That being said, the process of vocational rehabilitation, unless it is a simple payment for school tuition (rarely the case), is generally not what it sounds like. In our experience, it is generally an unpleasant and difficult process designed to strip you of your benefits. It is generally not designed to find you suitable employment but trip you up and find you out of compliance and hence no longer entitled to your workers comp benefits.
While engaged in vocational rehabilitation, you still have the right to be paid your compensation checks (generally 2/3rds of your average weekly wages) and treat with you doctors. The insurance company is supposed to pay for your tuition or course costs, your books and training materials in connection with any vocational rehabilitation, but in our experience, they will typically take the cheapest road and enroll you in free courses if any re-training is required. If you need help getting to the course programs or school, vocational rehabilitation is supposed to either help or reimburse you for your transportation costs as well.
This is someone who is trained to say what type of work a person can and can’t do based on the worker’s education, past job experience, current skills, and current physical and emotional abilities. Employers sometimes employ a vocational professional to say that – while you can’t do your current job – you should be able to find suitable work in the area where you live. These professionals usually review Department of Labor standards and other guidelines to help make their determination.
They will typically start with an initial session which goes through your entire work history to determine your current transferrable skills. They will also review any FCE’s and your doctor’s records to determine your current work restrictions. After that, the vocational rehab professional will often meet with you on a weekly basis to provide job leads for you to apply to. These job leads are supposed to be pre-screened, meaning they job must be within your physical restrictions, within your skills, and also at least some significant portion of your pre-injury wages. In other words, if you were earning $1500.00 per week pre-injury, having you apply for a minimum wage job would not be suitable employment.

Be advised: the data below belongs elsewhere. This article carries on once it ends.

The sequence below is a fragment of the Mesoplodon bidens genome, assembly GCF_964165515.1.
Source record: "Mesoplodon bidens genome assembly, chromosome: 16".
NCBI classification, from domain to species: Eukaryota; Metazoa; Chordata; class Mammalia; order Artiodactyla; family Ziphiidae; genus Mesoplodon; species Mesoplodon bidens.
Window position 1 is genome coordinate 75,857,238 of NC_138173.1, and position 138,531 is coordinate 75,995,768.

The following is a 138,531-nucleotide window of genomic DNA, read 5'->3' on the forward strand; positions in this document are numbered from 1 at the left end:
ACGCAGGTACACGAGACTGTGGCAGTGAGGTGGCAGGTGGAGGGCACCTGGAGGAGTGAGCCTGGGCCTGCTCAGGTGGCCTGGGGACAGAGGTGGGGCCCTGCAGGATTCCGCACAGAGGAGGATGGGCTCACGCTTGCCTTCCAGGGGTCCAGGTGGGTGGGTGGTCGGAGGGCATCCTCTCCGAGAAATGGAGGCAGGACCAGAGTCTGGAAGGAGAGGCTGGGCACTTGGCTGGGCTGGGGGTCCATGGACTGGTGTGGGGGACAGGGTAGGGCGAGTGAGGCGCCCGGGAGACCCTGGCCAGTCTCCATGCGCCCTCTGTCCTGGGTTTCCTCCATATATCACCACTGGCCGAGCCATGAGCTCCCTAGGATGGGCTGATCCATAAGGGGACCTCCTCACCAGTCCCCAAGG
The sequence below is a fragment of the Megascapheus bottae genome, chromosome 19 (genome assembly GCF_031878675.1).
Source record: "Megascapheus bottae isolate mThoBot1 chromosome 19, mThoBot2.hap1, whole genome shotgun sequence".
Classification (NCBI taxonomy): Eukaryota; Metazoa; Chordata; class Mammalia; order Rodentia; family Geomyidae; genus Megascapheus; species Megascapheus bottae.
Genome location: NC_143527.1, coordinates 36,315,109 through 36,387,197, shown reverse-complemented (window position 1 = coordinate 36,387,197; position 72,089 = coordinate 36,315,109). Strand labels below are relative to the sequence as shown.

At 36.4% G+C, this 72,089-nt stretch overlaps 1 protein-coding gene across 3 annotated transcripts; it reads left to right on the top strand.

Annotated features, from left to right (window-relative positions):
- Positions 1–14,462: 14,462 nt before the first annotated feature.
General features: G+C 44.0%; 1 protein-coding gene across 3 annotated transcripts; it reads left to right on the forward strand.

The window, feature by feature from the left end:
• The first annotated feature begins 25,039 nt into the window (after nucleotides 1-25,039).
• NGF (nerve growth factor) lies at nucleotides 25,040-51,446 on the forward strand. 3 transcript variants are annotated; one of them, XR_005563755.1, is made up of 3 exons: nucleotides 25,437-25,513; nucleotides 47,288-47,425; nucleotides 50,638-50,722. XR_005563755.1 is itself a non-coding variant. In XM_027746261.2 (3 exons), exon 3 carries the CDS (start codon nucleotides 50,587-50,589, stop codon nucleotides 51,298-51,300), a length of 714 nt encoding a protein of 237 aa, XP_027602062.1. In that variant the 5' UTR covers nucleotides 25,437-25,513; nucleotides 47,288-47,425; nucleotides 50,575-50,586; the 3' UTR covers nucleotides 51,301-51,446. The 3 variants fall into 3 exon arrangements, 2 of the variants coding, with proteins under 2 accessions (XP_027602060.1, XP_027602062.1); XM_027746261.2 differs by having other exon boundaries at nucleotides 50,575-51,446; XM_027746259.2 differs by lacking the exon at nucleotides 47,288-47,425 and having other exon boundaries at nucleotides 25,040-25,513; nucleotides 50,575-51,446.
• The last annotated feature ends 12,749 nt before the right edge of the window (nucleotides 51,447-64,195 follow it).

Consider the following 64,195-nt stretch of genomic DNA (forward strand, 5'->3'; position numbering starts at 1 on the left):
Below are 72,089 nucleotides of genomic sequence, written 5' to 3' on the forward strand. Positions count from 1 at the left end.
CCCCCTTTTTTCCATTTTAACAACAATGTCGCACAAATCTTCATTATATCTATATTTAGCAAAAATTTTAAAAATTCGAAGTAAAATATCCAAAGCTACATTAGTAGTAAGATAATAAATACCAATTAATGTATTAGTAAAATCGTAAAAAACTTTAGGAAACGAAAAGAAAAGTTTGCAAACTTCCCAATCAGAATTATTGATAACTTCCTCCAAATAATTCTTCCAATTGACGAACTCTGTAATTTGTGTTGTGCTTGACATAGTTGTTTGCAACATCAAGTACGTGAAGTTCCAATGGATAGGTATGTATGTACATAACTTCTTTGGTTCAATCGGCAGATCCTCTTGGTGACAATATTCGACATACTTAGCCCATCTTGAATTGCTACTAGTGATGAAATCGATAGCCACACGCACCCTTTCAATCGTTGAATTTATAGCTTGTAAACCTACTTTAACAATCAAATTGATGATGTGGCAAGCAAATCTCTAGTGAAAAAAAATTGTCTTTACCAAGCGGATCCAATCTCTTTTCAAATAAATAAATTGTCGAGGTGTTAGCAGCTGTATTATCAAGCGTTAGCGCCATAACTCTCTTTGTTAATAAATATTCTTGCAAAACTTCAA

Experienced work injury lawyers understand how to question vocational professionals. They also understand that most of the time, their job is not to find you suitable employment, but to trip you up so that you are stripped of your workers compensation benefits. They work to make sure the vocational rehabilitation counselor follows the rules and guidelines which govern what they can and cannot do. In some cases, they may consult with another vocational professional who has a different opinion about the work you can and cannot do.